Halloween is all about frights and screams, and in my case, sharks. Sharks and snakes have never been not my cup of tea.

"They are such mysterious creatures,” says Mike Dech, an aquarium supervisor at Discovery Cove.

Traditionally, swimming with sharks is not a wise idea. Unless it’s here, where Mike shares his passion.

"Oh, Gosh. Sharks are my favorite animal,” he said with a wide grin. "It's the reason many of us are here (working at Discovery Cove)."

And now you can get even closer than ever before. Discovery Cove's "Shark Swim" program allows visitors to become immersed in the shark's world by entering the water with them.

"The largest we have is 9 feet long," Mike says of the 20 sharks that are part of Discovery Cove’s shark family.

Here, you'll find five different breeds of sharks: nurse, blacktip reef, whitetip reef, a spotted wobbegong and a zebra shark.

The last time I tried to overcome my fear of sharks on a Tankful in 2011, it was across the street at SeaWorld in the Shark Encounter. A discontinued program allowed guests to get in a shark cage and see the sharks while underwater.

At Discovery Cove, the cage is gone, but my fear is back. Being nervous is natural Mike says as we watch the sharks behind glass first while treading water.  However, he offers this calming thought.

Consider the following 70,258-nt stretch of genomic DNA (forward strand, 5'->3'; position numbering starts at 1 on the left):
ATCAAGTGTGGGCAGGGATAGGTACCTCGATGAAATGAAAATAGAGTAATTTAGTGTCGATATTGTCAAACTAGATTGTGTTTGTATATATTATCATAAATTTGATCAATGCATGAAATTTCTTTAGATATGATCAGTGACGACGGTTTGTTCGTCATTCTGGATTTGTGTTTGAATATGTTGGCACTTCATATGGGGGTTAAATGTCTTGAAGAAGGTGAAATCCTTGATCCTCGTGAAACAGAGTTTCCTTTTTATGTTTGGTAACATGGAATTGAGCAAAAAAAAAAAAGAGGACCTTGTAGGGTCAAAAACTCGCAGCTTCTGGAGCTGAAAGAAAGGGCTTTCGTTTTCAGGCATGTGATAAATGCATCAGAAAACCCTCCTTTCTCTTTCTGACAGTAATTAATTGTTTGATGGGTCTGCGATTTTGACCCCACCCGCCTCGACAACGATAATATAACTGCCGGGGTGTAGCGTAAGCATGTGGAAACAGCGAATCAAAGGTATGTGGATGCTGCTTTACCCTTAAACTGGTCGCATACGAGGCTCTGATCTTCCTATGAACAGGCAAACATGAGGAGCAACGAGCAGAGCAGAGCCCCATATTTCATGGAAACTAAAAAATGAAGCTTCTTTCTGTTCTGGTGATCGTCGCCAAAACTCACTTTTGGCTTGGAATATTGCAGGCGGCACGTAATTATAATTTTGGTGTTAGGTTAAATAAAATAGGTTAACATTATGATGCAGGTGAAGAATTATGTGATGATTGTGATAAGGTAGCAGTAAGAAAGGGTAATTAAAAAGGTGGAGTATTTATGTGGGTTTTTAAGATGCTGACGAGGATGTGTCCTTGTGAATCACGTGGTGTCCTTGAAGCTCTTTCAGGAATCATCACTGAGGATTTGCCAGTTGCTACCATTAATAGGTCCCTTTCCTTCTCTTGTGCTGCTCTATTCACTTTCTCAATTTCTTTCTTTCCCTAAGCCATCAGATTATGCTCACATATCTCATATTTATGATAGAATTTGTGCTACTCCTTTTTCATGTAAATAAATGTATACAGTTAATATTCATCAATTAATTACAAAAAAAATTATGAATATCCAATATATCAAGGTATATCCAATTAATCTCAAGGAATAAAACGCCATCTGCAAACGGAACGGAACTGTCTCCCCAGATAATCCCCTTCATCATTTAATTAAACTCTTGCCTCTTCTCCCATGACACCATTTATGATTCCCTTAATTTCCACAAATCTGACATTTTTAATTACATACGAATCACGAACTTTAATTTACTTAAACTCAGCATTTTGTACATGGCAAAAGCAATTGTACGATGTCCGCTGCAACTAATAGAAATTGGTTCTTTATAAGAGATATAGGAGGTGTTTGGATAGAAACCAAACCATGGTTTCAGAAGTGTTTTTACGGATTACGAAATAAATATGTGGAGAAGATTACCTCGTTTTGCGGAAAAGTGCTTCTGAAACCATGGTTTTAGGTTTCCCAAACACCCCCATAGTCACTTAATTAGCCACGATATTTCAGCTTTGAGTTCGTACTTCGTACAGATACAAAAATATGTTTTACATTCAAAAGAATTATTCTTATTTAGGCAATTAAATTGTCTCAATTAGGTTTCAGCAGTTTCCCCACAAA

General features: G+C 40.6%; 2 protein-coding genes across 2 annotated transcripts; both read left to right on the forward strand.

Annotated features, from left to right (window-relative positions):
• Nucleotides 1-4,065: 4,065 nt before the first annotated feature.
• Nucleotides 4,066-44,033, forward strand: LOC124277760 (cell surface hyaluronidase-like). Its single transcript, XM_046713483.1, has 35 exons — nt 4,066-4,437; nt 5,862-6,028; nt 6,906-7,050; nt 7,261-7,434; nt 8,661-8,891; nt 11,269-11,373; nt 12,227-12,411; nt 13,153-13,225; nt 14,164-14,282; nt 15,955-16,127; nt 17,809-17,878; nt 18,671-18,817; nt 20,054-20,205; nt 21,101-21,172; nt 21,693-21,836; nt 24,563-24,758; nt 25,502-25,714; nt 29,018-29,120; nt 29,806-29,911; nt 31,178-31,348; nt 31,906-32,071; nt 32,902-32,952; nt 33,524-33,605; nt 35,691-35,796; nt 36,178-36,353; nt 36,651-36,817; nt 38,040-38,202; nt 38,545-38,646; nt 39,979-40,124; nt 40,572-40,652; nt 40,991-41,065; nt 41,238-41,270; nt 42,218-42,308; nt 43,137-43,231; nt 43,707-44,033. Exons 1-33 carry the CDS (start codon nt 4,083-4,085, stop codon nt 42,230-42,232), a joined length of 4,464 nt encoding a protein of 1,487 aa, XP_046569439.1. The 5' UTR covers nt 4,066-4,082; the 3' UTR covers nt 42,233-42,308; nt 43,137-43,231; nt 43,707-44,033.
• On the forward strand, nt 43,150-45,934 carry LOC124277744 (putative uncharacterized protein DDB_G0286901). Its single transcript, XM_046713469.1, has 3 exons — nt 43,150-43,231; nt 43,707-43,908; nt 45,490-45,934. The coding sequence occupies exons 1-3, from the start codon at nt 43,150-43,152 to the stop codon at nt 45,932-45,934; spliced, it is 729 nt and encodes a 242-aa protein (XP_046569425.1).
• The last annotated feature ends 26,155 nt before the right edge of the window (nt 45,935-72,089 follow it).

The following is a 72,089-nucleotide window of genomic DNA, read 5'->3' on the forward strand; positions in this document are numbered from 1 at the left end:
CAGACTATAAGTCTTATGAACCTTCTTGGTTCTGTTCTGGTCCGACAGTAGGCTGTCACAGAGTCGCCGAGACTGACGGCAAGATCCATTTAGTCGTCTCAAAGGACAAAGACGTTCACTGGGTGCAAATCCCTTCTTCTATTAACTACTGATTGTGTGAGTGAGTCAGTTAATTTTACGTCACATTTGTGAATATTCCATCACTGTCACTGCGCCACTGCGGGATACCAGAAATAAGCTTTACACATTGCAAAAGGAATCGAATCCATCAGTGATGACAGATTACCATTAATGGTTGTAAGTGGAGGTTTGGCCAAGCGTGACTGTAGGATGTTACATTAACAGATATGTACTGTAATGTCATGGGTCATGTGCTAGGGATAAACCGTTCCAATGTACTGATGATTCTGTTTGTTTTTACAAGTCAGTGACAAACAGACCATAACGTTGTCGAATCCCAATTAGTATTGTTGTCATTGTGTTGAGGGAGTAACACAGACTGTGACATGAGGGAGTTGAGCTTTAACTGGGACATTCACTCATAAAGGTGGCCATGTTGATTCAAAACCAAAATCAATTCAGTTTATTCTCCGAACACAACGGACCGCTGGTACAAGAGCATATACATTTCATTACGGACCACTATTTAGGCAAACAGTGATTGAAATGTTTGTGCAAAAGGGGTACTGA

"They (sharks) are not going to be interested in you because humans are not on the menu for sharks,” Mike said.

Upon entering the water at Discovery Cove’s "Shark Swim," I have a seat and meet a zebra shark. The shark is comfortable in the arms of her trainer Gretchen (who ironically put me in the shark cage in 2011 and makes a return appearance in this story’s postcard). 

With Gretchen trusting the zebra shark, she puts her in my arms. The shark feels like rough sandpaper on top of her body and soft underneath. But we're not done yet.

Soon, we're saying hello to a nurse shark. Visitors may get to pet one of the purple sharks, should the shark be comfortable.

And then comes the swim. Trainers will lead groups of three at a time around the habitat. The 20 sharks inside swim freely under those wearing snorkels and life jackets, paying no attention to the humans.  

"Not only can you face your fears, but understand these animals so you can overcome those fears," Mike says. "One of the big takeaways we want people to take from this, is understanding that sharks are not the scary monsters they are portrayed to be."

Know Before You Go:
In order to swim with the sharks, you must be at least 10 years old. Those ages 10 to 13 will need an adult participating in the Shark Swim program. As a bonus, all visitors to Discovery Cove get a season pass to SeaWorld and Aquatica good through January.

Tankful on Television:
Watch Florida travel stories, like the one you just read above, on TV four days a week coast-to-coast across Florida. The award-winning Florida on a Tankful with Scott Fais airs on Spectrum News 13 and Spectrum Bay News 9 Thursday through Sunday. New segments begin airing at 6 a.m. on both Spectrum channels as an exclusive to Spectrum.

Follow Scott Fais on Twitter:
For behind the scenes photos, production notes from the field and Florida travel tips, follow Scott on Twitter at: @ScottFaisTV